Sensible economists accept that, because they are determined by politicians, budgets are more about politics than economics. Pre-election budgets are more political than other budgets. And the budgets presented before an election that a government fears losing are entirely politically motivated.
Welcome to this week’s budget. But here’s the point: whatever the motivation behind the decisions announced in the budget to increase this or decrease that, all decisions nonetheless have an effect on the economy.
It is the overall effect of a budget on the economy that interests macro-economists, not so much the motivations of politicians. Good economic analysis therefore involves setting aside politics while focusing on determining the economic consequences.
A look at this week’s budget indicates that with all its vote-buying freebies, the budget will give a huge extra boost to an economy that was already growing strongly, with exceptionally low unemployment, but a rising inflation.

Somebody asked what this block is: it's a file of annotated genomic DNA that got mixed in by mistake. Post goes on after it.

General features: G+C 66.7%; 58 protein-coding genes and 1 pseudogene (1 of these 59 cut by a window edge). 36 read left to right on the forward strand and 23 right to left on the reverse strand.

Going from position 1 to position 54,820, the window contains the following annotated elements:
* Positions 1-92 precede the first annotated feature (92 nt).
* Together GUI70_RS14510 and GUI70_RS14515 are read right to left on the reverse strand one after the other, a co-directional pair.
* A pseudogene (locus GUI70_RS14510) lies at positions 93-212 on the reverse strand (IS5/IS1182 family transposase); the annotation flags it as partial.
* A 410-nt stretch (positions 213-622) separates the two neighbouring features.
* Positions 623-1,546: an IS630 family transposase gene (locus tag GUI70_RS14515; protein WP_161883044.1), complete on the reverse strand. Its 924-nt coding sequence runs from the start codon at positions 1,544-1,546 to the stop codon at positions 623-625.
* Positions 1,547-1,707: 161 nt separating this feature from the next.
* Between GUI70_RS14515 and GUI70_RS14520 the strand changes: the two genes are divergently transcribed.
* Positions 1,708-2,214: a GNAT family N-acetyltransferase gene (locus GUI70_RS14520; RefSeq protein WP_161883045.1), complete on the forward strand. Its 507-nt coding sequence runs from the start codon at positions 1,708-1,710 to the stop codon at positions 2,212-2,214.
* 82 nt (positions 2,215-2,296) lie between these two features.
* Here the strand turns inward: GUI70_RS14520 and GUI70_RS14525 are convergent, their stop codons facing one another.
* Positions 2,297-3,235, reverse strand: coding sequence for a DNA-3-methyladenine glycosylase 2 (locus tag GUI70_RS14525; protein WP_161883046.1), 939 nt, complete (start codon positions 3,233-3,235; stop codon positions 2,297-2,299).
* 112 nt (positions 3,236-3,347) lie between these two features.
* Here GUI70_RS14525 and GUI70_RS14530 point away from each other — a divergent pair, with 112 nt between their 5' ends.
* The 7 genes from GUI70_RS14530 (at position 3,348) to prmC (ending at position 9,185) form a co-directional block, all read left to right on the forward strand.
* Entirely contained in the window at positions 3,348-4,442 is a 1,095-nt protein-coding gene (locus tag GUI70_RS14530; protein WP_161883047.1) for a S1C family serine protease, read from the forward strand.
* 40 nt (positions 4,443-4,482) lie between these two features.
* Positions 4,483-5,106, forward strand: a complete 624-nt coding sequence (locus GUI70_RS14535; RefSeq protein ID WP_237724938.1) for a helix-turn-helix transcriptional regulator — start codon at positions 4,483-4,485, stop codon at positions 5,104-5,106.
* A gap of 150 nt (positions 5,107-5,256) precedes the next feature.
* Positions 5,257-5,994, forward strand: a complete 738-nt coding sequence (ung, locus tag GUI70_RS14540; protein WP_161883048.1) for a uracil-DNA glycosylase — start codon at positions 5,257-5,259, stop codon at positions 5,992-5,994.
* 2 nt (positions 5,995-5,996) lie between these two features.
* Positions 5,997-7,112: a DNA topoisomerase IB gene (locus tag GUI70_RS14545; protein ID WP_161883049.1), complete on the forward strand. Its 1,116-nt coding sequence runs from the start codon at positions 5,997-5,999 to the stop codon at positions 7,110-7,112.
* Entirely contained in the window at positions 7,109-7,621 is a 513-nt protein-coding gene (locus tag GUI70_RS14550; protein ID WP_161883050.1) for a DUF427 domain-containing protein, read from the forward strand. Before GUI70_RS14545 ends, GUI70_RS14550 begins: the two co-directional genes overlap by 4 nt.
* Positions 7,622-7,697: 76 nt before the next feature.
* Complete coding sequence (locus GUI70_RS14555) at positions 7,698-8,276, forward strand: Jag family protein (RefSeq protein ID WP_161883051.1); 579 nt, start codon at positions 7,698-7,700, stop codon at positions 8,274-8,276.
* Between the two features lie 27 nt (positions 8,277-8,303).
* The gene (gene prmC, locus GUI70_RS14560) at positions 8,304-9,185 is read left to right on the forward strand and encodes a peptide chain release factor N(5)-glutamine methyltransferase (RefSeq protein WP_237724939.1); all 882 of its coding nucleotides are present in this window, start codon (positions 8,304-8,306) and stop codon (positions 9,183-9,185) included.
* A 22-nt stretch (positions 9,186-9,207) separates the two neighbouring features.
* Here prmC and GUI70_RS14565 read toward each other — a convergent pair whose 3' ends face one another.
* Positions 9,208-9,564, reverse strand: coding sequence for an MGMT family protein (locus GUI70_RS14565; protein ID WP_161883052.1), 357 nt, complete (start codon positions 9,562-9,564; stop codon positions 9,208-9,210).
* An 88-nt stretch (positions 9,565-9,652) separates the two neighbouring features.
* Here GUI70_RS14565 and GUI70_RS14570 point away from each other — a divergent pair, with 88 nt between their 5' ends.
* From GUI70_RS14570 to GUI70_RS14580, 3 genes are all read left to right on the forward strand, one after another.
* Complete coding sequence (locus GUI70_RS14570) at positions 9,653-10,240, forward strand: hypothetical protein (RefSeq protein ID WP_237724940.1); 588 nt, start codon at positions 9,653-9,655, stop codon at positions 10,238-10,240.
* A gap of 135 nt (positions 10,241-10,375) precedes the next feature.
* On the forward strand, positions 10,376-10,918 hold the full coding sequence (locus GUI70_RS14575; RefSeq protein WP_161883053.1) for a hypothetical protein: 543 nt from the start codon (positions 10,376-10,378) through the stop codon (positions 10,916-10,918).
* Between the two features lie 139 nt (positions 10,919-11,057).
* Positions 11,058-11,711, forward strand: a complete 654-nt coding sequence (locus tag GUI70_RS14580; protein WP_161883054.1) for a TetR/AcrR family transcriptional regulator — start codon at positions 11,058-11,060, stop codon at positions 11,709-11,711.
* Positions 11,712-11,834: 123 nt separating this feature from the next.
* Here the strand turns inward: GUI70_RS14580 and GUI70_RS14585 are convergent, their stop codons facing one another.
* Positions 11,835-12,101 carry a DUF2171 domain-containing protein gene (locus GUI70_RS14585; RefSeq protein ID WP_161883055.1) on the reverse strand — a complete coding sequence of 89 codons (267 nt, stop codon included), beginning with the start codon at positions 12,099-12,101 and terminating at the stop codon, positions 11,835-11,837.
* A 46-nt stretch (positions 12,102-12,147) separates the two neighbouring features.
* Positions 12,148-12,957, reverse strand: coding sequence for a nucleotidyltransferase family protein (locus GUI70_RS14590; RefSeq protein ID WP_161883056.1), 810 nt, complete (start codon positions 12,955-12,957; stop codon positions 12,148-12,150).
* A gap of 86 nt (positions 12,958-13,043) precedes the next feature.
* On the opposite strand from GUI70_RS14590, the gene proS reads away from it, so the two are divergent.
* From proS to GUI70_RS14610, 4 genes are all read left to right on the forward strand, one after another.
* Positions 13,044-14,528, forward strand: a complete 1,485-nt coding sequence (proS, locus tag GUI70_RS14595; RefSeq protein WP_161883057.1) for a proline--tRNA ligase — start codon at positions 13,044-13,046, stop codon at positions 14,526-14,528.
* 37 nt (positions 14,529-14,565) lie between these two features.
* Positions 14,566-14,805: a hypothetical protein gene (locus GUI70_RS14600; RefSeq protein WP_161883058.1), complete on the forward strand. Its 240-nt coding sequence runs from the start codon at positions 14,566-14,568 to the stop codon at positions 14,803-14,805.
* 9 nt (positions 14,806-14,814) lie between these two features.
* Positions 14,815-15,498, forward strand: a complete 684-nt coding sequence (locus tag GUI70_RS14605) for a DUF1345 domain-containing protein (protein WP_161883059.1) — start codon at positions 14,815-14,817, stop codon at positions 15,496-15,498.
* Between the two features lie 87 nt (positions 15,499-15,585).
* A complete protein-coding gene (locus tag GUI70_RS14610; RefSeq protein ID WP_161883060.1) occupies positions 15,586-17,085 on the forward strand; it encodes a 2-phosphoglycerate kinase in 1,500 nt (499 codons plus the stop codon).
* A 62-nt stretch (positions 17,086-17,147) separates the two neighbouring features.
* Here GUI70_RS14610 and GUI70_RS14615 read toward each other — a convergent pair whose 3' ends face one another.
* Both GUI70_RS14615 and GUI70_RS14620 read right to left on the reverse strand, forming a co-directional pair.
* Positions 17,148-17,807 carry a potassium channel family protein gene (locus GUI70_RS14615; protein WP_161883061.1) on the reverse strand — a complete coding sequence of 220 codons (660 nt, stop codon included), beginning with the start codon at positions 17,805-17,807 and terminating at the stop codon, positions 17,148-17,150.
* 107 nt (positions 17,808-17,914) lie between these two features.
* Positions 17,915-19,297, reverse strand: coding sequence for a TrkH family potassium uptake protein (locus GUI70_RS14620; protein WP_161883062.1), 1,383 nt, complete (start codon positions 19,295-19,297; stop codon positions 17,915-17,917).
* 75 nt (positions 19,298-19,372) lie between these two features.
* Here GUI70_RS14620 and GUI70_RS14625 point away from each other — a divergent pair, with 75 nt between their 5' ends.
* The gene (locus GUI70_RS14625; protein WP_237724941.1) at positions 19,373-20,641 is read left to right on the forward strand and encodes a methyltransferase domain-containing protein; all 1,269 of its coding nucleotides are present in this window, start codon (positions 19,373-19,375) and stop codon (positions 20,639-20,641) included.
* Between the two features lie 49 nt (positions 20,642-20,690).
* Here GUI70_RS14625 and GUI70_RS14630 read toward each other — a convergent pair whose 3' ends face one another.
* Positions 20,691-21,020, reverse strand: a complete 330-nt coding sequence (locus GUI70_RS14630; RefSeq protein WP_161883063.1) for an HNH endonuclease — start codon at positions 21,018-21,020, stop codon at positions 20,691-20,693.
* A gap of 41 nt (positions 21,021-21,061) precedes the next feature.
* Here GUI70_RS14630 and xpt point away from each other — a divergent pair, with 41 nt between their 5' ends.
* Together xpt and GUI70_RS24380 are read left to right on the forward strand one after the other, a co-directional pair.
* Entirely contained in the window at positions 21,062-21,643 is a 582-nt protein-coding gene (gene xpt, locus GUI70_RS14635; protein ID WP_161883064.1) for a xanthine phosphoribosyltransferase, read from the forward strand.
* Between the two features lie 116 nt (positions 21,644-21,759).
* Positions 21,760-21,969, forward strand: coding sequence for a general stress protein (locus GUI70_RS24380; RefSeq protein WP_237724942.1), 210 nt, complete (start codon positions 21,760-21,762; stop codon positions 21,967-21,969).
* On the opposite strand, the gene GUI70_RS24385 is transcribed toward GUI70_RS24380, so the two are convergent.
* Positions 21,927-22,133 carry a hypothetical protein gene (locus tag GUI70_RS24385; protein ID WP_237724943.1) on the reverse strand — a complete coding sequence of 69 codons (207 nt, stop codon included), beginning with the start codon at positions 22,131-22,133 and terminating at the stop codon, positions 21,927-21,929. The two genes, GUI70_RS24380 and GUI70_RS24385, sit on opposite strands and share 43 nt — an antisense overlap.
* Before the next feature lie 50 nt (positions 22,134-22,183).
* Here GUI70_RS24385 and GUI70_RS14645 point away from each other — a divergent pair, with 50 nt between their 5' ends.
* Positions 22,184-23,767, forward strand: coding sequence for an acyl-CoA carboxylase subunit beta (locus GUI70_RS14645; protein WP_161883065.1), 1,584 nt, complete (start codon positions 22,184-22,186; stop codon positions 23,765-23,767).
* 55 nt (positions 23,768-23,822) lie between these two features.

What the hell are these guys doing, powering up an economy that doesn’t need to power up just to try to buy their re-election? But looks are often deceiving and the story is more complicated than that.
You cannot judge the “position” of fiscal (fiscal) policy adopted in a particular budget – whether it will work to increase aggregate (total) demand (expenditure) in the economy or to contract demand – just by looking just a few of its many “measures” (policy changes) that grabbed the headlines, while ignoring the hundred other measures it contained.
And, as with many concepts in economics, there are different ways to measure them, with those different ways giving you somewhat different answers.
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